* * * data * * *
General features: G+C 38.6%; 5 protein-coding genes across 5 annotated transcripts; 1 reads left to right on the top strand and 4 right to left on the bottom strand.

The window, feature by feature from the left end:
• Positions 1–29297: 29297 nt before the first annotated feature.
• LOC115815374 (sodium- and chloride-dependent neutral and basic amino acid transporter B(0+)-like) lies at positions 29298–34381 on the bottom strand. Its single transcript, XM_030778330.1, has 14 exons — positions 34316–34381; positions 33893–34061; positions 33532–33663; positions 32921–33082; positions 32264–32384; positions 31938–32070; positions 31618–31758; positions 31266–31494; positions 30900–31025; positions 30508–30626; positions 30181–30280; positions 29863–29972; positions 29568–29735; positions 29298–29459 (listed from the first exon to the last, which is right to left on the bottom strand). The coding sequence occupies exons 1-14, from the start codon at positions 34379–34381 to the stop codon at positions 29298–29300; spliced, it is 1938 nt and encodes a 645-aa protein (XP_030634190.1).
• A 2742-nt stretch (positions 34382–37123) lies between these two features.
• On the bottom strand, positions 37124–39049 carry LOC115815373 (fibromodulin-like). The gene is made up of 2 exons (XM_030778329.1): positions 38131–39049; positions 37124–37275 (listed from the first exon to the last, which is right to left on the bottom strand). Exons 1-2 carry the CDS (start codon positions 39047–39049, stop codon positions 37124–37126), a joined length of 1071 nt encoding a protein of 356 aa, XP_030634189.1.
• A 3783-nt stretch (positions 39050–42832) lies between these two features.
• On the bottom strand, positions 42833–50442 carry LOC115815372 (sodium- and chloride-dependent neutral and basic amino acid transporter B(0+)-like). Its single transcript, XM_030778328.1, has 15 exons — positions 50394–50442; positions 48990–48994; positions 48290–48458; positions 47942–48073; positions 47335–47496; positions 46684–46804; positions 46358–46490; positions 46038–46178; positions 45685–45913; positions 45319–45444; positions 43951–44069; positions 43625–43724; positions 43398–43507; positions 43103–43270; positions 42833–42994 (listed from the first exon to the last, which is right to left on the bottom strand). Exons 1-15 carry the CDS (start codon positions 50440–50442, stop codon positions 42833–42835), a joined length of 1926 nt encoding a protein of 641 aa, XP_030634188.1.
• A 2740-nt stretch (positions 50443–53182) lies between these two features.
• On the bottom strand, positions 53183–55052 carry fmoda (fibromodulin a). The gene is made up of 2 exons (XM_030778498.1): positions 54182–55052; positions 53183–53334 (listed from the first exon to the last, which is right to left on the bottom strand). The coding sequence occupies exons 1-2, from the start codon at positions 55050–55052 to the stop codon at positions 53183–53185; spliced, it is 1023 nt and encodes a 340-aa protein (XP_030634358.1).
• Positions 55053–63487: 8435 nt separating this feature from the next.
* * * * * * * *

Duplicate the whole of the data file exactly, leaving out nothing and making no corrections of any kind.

General features: G+C 38.6%; 5 protein-coding genes across 5 annotated transcripts; 1 reads left to right on the top strand and 4 right to left on the bottom strand.

The window, feature by feature from the left end:
• Positions 1–29297: 29297 nt before the first annotated feature.
• LOC115815374 (sodium- and chloride-dependent neutral and basic amino acid transporter B(0+)-like) lies at positions 29298–34381 on the bottom strand. Its single transcript, XM_030778330.1, has 14 exons — positions 34316–34381; positions 33893–34061; positions 33532–33663; positions 32921–33082; positions 32264–32384; positions 31938–32070; positions 31618–31758; positions 31266–31494; positions 30900–31025; positions 30508–30626; positions 30181–30280; positions 29863–29972; positions 29568–29735; positions 29298–29459 (listed from the first exon to the last, which is right to left on the bottom strand). The coding sequence occupies exons 1-14, from the start codon at positions 34379–34381 to the stop codon at positions 29298–29300; spliced, it is 1938 nt and encodes a 645-aa protein (XP_030634190.1).
• A 2742-nt stretch (positions 34382–37123) lies between these two features.
• On the bottom strand, positions 37124–39049 carry LOC115815373 (fibromodulin-like). The gene is made up of 2 exons (XM_030778329.1): positions 38131–39049; positions 37124–37275 (listed from the first exon to the last, which is right to left on the bottom strand). Exons 1-2 carry the CDS (start codon positions 39047–39049, stop codon positions 37124–37126), a joined length of 1071 nt encoding a protein of 356 aa, XP_030634189.1.
• A 3783-nt stretch (positions 39050–42832) lies between these two features.
• On the bottom strand, positions 42833–50442 carry LOC115815372 (sodium- and chloride-dependent neutral and basic amino acid transporter B(0+)-like). Its single transcript, XM_030778328.1, has 15 exons — positions 50394–50442; positions 48990–48994; positions 48290–48458; positions 47942–48073; positions 47335–47496; positions 46684–46804; positions 46358–46490; positions 46038–46178; positions 45685–45913; positions 45319–45444; positions 43951–44069; positions 43625–43724; positions 43398–43507; positions 43103–43270; positions 42833–42994 (listed from the first exon to the last, which is right to left on the bottom strand). Exons 1-15 carry the CDS (start codon positions 50440–50442, stop codon positions 42833–42835), a joined length of 1926 nt encoding a protein of 641 aa, XP_030634188.1.
• A 2740-nt stretch (positions 50443–53182) lies between these two features.
• On the bottom strand, positions 53183–55052 carry fmoda (fibromodulin a). The gene is made up of 2 exons (XM_030778498.1): positions 54182–55052; positions 53183–53334 (listed from the first exon to the last, which is right to left on the bottom strand). The coding sequence occupies exons 1-2, from the start codon at positions 55050–55052 to the stop codon at positions 53183–53185; spliced, it is 1023 nt and encodes a 340-aa protein (XP_030634358.1).
• Positions 55053–63487: 8435 nt separating this feature from the next.